This next content or truth of saving faith affirms the Biblical concept of there being only One God.  The question is: why is this so important, since we just saw the need to affirm the Deity of Christ?  Because Christianity affirms what God is: One God, as well as who that One God is.  Saving faith brings me to know and acknowledge that God is One God and that Christ is God.  As the Holy Spirit through Paul states in 1 Corinthians 8:6 "yet for us there is but one God, the Father, from whom are all things and we exist for Him; and one Lord, Jesus Christ, by whom are all things, and we exist through Him."

Knowing the truth will lead me to embrace further details of that truth comprehended after saving faith
The three truths above are true and affirmed at saving faith.  By implication all three point to the biblical doctrine of the Trinity.  This is where our distinction of "what I know at saving faith" versus "what I comprehend following saving faith" aids in understanding what a person must believe in order to become a Christian. 

A little child for example, may not fully comprehend the biblical doctrine of the Trinity.  However, acknowledgment of Christ's Deity, the effectiveness of His death / resurrection  and that God is One God are doctrines that only make sense if the doctrine of Trinity is understood as the Biblical teaching of God's identity.  As that little child grows in his or her faith, when presented the doctrine of the Trinity, they will acknowledge that doctrine as true.  As Jesus states in John 7:16-17 "....My teaching is not Mine, but His who sent Me. If anyone is willing to do His will, he will know of the teaching, whether it is of God or whether I speak from Myself."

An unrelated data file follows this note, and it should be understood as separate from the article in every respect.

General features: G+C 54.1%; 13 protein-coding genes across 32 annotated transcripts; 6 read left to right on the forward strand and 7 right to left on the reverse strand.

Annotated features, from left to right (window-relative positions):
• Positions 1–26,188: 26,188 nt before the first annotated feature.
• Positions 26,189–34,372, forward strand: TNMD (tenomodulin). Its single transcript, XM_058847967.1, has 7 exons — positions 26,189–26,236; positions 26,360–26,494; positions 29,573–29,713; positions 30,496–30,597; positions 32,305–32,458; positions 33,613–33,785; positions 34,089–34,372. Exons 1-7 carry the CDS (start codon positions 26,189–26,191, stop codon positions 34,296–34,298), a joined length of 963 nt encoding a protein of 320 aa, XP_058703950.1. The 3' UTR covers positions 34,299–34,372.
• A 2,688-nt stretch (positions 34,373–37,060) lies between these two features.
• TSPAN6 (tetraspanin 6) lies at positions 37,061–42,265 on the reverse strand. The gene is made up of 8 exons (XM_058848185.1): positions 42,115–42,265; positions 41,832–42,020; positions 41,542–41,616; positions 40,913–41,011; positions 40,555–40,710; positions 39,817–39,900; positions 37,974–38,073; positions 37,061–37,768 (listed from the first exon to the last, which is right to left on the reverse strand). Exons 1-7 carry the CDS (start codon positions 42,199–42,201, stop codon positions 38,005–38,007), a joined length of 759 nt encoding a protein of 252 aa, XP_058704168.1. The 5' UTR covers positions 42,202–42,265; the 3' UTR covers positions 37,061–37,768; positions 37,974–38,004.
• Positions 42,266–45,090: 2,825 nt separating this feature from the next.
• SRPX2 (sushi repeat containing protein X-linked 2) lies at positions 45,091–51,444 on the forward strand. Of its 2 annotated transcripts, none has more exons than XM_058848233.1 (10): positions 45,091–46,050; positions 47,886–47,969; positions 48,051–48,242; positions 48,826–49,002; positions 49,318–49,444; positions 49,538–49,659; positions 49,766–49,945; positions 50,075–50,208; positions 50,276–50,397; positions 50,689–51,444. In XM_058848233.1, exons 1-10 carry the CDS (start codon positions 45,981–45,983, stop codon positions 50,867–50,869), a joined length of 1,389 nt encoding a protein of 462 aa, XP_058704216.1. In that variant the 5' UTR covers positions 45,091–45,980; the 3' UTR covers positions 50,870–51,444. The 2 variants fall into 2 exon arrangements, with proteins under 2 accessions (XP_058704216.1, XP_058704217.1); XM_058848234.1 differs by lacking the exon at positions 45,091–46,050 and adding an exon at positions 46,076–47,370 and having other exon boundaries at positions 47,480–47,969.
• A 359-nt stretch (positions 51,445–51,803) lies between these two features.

1. I truly enjoy reading and studing your blog Brother Mahlon, Thanks for taking the time to share!

    Mike M.

  2. Dear Mike:

    It is my pleasure and privilege. I praise the Lord for whatever benefits may come to those who read this blog. Thanks for taking the time to read the posts. Use whatever material you deem useful. Have a Jesus filled day dear friend!

    For His Glory
    Bro. Mahlon

  3. No, God doesn't need your help to save you.

    Baptists and evangelicals are correct: sinners MUST believe to be saved. But you will not find one passage of Scripture that states that the sinner must make a “decision” to believe. The sinner must believe, but it is God who makes the decision for him to believe.

    Acts 13:48 (ESV)
    48 And when the Gentiles heard this, they began rejoicing and glorifying the word of the Lord, and as many as were appointed to eternal life believed.

    This passage of Scripture points out the great fallacy of (Arminian/Free Will) Baptist and evangelical theology: The sinner does not assist or even cooperate in his salvation. The sinner is a passive participant in his salvation. Yes, he believes, but he believes because he was appointed before the world existed to believe, not because HE makes a free will decision to do so.